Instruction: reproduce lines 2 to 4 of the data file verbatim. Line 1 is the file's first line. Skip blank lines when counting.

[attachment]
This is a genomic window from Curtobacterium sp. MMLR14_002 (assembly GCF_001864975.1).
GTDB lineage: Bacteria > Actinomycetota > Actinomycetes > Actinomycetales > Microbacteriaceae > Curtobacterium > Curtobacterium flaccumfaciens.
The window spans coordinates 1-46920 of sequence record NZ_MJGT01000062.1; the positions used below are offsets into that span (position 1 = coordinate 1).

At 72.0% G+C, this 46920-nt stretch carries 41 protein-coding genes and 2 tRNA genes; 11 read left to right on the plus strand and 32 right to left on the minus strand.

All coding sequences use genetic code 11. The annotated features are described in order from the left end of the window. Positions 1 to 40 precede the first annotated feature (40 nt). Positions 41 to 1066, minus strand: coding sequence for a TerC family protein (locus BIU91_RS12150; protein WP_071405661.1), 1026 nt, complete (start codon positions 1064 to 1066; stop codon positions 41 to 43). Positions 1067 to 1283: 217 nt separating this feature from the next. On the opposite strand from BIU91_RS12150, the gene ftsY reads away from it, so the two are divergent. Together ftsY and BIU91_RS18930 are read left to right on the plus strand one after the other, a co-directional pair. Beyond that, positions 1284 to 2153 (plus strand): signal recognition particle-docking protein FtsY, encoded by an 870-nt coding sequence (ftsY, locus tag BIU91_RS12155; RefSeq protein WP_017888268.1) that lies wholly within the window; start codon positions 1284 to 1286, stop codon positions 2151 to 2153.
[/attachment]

GTDB lineage: Bacteria > Actinomycetota > Actinomycetes > Actinomycetales > Microbacteriaceae > Curtobacterium > Curtobacterium flaccumfaciens.
The window spans coordinates 1-46920 of sequence record NZ_MJGT01000062.1; the positions used below are offsets into that span (position 1 = coordinate 1).

At 72.0% G+C, this 46920-nt stretch carries 41 protein-coding genes and 2 tRNA genes; 11 read left to right on the plus strand and 32 right to left on the minus strand.